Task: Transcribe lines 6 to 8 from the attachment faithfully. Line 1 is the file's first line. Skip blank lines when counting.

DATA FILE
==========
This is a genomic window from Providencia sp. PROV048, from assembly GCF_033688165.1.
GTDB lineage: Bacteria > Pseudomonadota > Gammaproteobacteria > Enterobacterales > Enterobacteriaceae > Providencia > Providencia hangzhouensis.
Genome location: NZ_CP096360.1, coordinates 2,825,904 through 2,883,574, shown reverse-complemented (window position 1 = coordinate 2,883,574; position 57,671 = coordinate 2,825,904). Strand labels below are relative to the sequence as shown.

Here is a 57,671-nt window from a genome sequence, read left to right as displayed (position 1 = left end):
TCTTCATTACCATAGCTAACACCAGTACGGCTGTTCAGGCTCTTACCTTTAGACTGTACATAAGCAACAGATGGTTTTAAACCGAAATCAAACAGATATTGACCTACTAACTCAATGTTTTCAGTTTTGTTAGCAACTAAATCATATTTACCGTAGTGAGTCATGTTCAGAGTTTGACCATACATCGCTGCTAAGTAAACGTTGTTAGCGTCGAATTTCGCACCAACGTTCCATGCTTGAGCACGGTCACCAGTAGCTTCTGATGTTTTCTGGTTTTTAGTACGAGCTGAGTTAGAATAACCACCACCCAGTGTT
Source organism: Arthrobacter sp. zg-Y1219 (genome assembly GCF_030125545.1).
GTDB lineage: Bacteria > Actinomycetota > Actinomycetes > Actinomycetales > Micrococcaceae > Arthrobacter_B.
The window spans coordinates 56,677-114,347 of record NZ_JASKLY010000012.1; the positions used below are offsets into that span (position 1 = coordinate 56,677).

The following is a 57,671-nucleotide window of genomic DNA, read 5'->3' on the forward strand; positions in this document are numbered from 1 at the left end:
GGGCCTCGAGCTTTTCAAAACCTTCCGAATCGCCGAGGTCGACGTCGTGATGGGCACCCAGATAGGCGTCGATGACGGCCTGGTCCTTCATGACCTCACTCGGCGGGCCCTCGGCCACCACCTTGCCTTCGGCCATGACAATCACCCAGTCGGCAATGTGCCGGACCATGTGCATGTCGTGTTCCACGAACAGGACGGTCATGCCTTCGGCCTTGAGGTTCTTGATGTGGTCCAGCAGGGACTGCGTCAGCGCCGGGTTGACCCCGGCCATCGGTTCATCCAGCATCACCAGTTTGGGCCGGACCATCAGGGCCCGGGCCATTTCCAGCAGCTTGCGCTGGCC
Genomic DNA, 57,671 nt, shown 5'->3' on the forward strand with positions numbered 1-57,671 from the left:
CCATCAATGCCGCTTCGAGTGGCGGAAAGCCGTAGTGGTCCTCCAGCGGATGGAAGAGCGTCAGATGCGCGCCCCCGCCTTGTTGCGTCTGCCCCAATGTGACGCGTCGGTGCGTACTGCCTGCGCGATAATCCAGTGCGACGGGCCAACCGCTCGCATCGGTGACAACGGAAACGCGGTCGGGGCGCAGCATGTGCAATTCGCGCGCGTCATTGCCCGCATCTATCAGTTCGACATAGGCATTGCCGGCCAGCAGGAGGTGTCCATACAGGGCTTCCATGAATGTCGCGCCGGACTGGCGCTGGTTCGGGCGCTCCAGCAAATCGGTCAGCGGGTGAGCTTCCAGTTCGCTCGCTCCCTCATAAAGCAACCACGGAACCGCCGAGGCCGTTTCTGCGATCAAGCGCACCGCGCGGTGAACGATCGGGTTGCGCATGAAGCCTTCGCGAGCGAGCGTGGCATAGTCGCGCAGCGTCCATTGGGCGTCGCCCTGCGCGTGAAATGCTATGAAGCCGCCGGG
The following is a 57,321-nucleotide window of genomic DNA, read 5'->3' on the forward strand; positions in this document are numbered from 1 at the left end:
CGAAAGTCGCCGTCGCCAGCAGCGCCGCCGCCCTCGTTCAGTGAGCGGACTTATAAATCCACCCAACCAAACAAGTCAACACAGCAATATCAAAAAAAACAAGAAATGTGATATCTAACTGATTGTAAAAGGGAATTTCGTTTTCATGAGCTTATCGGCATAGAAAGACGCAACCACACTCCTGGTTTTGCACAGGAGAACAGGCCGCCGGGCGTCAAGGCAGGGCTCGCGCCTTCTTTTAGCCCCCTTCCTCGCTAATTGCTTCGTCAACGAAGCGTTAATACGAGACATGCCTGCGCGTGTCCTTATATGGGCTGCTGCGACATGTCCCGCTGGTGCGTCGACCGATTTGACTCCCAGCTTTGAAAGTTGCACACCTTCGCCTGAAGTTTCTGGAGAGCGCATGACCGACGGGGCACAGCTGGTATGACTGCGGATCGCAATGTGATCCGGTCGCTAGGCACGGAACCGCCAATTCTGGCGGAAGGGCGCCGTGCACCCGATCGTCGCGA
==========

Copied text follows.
Source organism: Arthrobacter sp. zg-Y1219 (genome assembly GCF_030125545.1).
GTDB lineage: Bacteria > Actinomycetota > Actinomycetes > Actinomycetales > Micrococcaceae > Arthrobacter_B.
The window spans coordinates 56,677-114,347 of record NZ_JASKLY010000012.1; the positions used below are offsets into that span (position 1 = coordinate 56,677).